2017's open-world machine-hunting Horizon Zero Dawn now has a brand new PlayStation 5 patch so let's revisit Aloy's debut adventure.
Horizon Zero Dawn
Having recently played the phenomenal Ghost of Tsushima Director's Cut, I was delighted to see that Horizon Zero Dawn was getting a PS5 upgrade of its own. However, I never played it before so I figured I'd check out the Complete Edition and let me tell you; I've been missing out on one epic adventure. In fact, Horizon Zero Dawn is rather similar to Ghost of Tsushima in that you explore a large overworld while uncovering fog, stealthily sneak around enemy-infested areas, collect materials for upgrades, and take on enemies with a mix of melee and long-range attacks. With that being said, they're still very different-feeling games yet both are undoubtedly awesome.
Anyway, Horizon Zero Dawn follows the story of Aloy who was exiled as a child so she takes it upon herself to figure out why. Meanwhile, the post-apocalyptic lands are inhabited by vicious machines that kill any human on sight. So, Aloy trains hard to become a powerful warrior in order to traverse the lands and prove her worth. Along the journey, you'll meet plenty of helpful NPCs as well as bandits who enslave the machines and have a cult-like mindset. Dealing with humans as well as machines makes for an interesting dynamic.
I must admit that Horizon Zero Dawn took a long time to grow on me. At first, I was overwhelmed by the number of points of interest on the map and found the combat to be rather challenging. However, as I adapted to its gameplay and learned the ins and outs about how everything works together, it eventually became an awesomely rewarding experience that was hard to put down.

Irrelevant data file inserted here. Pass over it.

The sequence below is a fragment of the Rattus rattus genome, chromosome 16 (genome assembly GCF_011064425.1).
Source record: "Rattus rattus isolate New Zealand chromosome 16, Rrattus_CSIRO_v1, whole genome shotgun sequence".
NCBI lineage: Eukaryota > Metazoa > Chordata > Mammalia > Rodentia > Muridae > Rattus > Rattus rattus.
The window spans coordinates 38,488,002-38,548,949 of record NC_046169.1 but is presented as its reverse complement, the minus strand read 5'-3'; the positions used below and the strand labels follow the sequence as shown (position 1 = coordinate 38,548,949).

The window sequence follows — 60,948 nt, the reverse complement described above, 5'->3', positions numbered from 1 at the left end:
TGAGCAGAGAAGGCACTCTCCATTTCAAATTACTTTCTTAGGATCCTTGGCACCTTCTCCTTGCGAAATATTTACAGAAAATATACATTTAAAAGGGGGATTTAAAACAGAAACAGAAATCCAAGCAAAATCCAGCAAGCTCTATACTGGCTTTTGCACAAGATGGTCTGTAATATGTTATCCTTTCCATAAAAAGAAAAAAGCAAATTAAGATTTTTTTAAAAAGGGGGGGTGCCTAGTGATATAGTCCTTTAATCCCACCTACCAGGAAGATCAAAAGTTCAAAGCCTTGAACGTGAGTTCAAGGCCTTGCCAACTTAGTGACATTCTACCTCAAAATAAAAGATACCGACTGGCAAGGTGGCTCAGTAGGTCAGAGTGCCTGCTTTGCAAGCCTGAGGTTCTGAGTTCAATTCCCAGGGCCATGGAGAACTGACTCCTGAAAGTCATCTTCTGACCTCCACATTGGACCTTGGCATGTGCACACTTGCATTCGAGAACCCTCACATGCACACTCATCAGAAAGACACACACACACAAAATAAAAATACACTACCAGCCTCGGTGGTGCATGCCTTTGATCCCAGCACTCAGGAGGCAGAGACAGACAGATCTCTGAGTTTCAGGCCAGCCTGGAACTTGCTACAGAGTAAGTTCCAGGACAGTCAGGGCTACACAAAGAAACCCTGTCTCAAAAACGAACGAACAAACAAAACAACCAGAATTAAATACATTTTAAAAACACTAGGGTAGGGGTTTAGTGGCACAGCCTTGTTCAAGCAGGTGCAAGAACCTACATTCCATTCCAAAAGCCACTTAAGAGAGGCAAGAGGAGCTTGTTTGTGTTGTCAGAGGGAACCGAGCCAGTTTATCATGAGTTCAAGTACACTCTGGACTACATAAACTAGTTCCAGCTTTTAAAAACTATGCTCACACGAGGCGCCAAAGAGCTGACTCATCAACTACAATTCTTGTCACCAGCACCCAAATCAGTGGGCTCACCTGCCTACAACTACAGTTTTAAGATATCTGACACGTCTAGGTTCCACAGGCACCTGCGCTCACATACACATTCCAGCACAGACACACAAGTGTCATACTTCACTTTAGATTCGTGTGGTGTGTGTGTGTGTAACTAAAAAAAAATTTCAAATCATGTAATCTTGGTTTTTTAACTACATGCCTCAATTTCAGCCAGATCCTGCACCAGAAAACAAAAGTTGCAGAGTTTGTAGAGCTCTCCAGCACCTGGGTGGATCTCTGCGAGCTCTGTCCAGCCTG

The most striking aspect about Horizon Zero Dawn is the contrast between the gorgeous wild scenery and the malicious machines that prowl around. Many science fiction games simply have everything being mechanical and sterile so what's presented here is truly special. In fact, if you replace the machines with dinosaurs then it would simply be a prehistoric hunter-vs-dino game so to think that it's set in the distant future is quite extraordinary. This is especially true when you factor in the variety of environments that you'll trek through. Whether you're climbing up mechanical ruins, sneaking through a lush jungle, or running around a desert; it's all exceptionally-crafted.
When it comes to gameplay, Horizon Zero Dawn features stealth elements where Aloy can use a focus device to map enemy patterns then strike to perform an assassination move. Whenever she confronts a machine in combat, you'll mostly utilize a variety of projectile weapons in order to take advantage of enemy weaknesses, destroy their armour, and inflict a sort of stagger state where they become weaker. There is a light and heavy melee attack as well but to be frank, close-range combat isn't nearly as fun, especially considering how simple it is. Now that I mention it, that's my main issue with Horizon Zero Dawn; I wish that it featured more complexity in its combat because merely rolling to dodge attacks then firing a bunch of stuff at your foes sometimes didn't quite feel like enough.
Horizon Zero Dawn also has some rewarding RPG elements that allow you to level-up which increases your health meter and grants skill points that you can spend to unlock upgrades via 4 categories. For instance, you can increase the damage of certain attacks, unlock the ability to slow down time when you aim, and expand your inventory slots. There are also weapons and outfits that you can purchase then enhance with modifications. Finally, you'll gather resources that you can use to craft ammo, traps, and potions with.